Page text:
Bendable glass could toughen up smartphones

Bendable glass could toughen up smartphones

Technology News |
By eeNews Europe

Bendable glass that does not shatter on impact would enable smartphone manufacturers to address another huge consumer concern, that of broken displays we too often encounter in the real world.

Inspired by the mechanics of natural structures like seashells, professor François Barthelat and his team at McGill’s Department of Mechanical Engineering in order to significantly increase the toughness of glass were able to increase the toughness of glass slides 200 times compared to non-engraved slides. This was achieved by engraving networks of micro-cracks in configurations of wavy lines in shapes similar to the edges of pieces in a jigsaw puzzle in the surface of borosilicate glass, which stops cracks from propagating and becoming larger.

These micro-cracks were then filled with polyurethane, although according to Barthelat, this second process is not essential since the patterns of micro-cracks in themselves are sufficient to stop the glass from shattering.

“Mollusk shells are made up of about 95 per cent chalk, which is very brittle in its pure form,” says Barthelat. “But nacre, or mother-of-pearl, which coats the inner shells, is made up of microscopic tablets that are a bit like miniature Lego building blocks, is known to be extremely strong and tough, which is why people have been studying its structure for the past twenty years.”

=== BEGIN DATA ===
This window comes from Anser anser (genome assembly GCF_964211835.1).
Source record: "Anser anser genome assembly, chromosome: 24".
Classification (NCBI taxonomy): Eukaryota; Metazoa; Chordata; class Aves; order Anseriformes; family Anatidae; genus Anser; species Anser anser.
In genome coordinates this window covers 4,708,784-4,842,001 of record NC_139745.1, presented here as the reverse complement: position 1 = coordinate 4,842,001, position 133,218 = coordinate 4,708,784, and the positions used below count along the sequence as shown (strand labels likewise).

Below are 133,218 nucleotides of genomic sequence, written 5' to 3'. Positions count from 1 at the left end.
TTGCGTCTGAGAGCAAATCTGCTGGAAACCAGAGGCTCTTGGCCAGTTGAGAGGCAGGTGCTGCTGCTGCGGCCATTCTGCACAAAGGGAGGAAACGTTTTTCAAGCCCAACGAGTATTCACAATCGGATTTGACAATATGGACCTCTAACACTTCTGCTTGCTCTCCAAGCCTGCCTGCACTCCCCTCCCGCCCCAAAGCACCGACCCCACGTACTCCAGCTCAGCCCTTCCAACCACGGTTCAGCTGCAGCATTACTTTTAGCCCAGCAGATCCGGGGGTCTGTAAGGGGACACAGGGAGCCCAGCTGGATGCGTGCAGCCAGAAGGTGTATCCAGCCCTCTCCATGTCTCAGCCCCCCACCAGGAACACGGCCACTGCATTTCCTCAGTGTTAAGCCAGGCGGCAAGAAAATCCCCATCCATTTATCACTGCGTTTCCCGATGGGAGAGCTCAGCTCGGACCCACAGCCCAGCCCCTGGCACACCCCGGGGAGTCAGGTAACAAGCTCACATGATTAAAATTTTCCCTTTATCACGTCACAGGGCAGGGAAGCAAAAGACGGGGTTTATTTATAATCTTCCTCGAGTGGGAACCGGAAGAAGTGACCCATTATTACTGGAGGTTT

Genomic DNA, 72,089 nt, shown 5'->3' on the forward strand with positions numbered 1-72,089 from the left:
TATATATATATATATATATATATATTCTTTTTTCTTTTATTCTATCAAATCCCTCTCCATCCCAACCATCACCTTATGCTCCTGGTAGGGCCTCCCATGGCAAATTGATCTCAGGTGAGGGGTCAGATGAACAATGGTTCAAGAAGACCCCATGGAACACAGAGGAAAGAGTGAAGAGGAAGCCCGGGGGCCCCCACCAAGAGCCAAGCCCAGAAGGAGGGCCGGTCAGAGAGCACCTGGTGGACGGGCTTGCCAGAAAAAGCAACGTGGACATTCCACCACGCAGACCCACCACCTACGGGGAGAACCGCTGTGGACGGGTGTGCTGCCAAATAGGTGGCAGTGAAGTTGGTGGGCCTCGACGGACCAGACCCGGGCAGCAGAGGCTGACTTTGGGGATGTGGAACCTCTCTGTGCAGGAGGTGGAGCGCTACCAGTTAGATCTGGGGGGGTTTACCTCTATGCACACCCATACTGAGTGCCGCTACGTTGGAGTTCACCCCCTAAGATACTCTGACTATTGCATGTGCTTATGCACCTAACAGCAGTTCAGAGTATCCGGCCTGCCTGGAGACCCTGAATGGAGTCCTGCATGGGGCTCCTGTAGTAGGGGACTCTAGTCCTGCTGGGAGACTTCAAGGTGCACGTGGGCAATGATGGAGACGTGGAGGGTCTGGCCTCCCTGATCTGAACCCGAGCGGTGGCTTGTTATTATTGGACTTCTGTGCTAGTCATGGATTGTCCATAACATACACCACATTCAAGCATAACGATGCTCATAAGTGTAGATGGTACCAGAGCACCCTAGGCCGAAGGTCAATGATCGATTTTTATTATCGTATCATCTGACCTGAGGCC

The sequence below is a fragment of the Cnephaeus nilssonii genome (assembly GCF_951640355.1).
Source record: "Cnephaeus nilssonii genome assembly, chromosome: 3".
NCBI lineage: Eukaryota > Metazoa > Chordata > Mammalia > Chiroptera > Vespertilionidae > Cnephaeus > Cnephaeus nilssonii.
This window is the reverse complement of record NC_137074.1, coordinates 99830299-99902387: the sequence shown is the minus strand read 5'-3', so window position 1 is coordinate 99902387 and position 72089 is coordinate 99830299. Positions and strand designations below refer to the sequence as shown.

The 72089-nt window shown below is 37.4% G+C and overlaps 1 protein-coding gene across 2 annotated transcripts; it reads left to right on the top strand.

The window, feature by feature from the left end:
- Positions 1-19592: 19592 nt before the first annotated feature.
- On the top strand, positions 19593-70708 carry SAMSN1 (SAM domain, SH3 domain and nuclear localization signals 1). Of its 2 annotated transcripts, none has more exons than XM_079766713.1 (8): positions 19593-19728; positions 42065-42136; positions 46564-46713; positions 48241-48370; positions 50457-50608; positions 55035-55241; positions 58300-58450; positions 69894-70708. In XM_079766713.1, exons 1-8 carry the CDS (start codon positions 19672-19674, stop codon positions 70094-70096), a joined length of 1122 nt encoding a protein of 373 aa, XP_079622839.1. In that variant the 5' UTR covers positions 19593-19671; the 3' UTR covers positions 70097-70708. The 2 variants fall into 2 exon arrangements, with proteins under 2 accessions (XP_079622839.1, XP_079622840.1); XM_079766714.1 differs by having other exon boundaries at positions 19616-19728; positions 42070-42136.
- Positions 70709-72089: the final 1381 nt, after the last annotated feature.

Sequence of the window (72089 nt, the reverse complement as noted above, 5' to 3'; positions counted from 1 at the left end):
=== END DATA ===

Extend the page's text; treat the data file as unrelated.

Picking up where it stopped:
Previous attempts to recreate the structures of nacre have proved to be challenging, according to Barthelat. “Imagine trying to build a Lego wall with microscopic building blocks.” Instead, the researchers used lasers to engrave networks of 3D micro-cracks in glass slides in order to create similar weak boundaries that are found in natural materials like nacre.

Barthelat believes that the process will be easy to scale up to any size of glass sheet and that it can also be extended to ceramics and polymers.

‘Overcoming the brittleness of glass through bio-inspiration and micro-architecture’ by F. Barthelat et al in Nature Communications:

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